Facing the music...
Whether you are streaming a Spotify playlist in a café, playing a CD in the reception area of an office, or blasting the radio on a building site; your business needs permission from the music creator to use their music and a licence to play music in public.
Playing music or the radio in a business or public setting is a ‘public performance’. Without a licence you could be contravening the Copyright Act 1994.
A recent High Court decision (Australasian Performing Right Association Ltd v 3228 Business Ltd) reminds business owners to reassess their legal rights to play music. In this case a restaurant in Kerikeri was found in breach of copyright for not having a licence to play music. The High Court ordered the restaurant to pay more than $22,000 in damages. The Court awarded additional damages because the restaurant was notified of the breach by the Australian Performing Right Association (APRA) multiple times but ignored the requests to obtain a licence.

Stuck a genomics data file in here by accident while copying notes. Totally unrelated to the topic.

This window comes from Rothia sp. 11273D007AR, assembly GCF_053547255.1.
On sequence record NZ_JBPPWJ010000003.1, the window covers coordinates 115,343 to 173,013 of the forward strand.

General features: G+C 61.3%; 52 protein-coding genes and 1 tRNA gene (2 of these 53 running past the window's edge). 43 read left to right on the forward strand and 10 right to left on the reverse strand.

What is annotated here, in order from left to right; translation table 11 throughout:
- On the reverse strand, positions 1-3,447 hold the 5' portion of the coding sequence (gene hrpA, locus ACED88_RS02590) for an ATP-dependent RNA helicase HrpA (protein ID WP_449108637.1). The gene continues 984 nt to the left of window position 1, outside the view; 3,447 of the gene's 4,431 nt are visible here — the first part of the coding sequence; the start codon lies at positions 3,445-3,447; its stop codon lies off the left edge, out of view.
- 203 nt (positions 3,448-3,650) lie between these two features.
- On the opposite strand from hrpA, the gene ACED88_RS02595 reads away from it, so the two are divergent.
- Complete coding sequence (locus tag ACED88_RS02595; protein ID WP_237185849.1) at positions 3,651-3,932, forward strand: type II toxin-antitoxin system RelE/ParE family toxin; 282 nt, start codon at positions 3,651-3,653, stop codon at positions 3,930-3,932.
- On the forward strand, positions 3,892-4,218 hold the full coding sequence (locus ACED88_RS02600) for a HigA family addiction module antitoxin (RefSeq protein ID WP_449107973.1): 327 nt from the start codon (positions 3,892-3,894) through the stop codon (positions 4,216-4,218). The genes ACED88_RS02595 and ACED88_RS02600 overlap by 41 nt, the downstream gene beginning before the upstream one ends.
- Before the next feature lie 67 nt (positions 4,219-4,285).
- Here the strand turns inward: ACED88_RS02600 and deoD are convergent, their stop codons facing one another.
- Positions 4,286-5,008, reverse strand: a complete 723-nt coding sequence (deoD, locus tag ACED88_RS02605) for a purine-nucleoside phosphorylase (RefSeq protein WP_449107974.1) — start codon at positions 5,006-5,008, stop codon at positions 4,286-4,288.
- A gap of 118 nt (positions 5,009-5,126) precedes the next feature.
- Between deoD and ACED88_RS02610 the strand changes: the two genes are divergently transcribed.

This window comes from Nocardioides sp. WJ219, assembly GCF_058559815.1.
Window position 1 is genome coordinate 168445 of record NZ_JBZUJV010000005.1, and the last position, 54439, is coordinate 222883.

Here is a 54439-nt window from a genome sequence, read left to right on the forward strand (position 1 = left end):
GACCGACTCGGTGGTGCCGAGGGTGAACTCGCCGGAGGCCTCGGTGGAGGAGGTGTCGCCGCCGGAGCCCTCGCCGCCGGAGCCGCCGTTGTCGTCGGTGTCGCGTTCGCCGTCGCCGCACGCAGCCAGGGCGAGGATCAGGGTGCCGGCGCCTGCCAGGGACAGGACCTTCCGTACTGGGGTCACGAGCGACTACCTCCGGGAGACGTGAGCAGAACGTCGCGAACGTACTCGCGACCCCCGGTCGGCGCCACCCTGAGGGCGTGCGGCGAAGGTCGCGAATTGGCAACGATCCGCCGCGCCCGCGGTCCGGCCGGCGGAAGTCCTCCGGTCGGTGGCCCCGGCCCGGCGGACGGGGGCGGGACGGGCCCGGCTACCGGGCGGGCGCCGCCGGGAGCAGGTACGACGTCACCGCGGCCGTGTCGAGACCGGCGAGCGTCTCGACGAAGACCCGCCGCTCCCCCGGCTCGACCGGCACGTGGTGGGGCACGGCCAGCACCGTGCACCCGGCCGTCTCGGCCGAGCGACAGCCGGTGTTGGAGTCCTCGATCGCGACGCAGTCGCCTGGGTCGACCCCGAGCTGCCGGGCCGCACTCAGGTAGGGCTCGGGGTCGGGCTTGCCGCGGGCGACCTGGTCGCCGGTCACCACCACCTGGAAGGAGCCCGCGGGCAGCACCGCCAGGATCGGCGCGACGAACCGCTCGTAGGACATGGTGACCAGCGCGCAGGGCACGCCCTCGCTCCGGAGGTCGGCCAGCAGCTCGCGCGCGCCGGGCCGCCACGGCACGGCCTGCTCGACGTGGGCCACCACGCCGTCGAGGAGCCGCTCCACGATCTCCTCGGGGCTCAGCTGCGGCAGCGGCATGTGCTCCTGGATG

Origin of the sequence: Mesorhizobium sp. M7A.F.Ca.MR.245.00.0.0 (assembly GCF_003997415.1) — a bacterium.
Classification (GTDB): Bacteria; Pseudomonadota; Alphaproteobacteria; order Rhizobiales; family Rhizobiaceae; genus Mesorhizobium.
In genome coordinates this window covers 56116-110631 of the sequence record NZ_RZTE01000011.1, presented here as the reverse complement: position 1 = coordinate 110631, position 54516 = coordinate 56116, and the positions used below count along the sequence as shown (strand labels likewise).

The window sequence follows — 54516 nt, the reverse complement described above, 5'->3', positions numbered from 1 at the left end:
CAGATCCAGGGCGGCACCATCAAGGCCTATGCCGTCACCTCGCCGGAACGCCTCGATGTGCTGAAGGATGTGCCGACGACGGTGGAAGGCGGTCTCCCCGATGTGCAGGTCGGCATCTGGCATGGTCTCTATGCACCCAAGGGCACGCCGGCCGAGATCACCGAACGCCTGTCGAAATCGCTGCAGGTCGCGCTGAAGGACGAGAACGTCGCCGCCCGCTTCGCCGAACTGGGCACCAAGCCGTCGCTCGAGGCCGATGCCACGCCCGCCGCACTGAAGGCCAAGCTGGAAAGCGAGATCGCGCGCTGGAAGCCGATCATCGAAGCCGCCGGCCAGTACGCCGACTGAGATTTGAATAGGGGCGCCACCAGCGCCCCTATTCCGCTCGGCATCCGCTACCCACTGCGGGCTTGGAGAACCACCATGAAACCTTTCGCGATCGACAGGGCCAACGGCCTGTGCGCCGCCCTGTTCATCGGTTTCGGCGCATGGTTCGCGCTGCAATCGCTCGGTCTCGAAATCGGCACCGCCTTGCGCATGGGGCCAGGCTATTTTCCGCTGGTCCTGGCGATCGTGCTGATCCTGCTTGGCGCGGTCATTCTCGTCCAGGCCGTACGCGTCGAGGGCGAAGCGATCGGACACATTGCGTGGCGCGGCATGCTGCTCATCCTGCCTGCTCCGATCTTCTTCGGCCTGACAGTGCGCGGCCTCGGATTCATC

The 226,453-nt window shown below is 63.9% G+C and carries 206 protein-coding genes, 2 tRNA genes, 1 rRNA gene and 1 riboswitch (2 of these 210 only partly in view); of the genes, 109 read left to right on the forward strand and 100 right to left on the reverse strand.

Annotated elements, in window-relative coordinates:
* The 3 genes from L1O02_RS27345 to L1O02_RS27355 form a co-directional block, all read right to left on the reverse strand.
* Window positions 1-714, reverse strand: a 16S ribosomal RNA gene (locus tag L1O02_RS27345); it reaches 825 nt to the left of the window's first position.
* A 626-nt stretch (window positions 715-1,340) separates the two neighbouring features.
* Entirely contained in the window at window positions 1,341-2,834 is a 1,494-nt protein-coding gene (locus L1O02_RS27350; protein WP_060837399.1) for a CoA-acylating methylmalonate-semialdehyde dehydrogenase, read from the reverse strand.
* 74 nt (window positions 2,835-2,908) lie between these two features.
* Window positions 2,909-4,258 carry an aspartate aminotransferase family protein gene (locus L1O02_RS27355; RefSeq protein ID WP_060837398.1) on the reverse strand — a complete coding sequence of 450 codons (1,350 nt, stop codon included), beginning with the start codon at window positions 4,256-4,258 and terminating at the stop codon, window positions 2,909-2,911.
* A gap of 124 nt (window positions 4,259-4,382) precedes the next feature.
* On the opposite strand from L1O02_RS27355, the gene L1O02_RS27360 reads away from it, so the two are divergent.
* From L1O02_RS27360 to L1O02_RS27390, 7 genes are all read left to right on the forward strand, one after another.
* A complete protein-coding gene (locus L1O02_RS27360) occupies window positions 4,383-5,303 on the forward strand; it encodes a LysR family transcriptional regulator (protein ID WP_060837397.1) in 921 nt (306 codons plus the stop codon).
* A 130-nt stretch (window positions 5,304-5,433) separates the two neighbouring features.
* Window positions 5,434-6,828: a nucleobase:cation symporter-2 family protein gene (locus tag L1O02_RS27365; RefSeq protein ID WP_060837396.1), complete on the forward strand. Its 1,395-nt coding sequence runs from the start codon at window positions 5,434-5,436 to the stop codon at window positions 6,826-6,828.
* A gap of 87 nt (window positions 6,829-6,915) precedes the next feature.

Business owners should identify whether they have a right to use music (as these are third party intellectual property rights) in their business. Ignorance could expose a business to unnecessary legal action and financial risk.
To talk to us about any business related issues, please contact a member of our Commercial team.
About Rebecca Mao
Rebecca joined Saunders Robinson Brown in 2016. She is a member of our Commercial Team.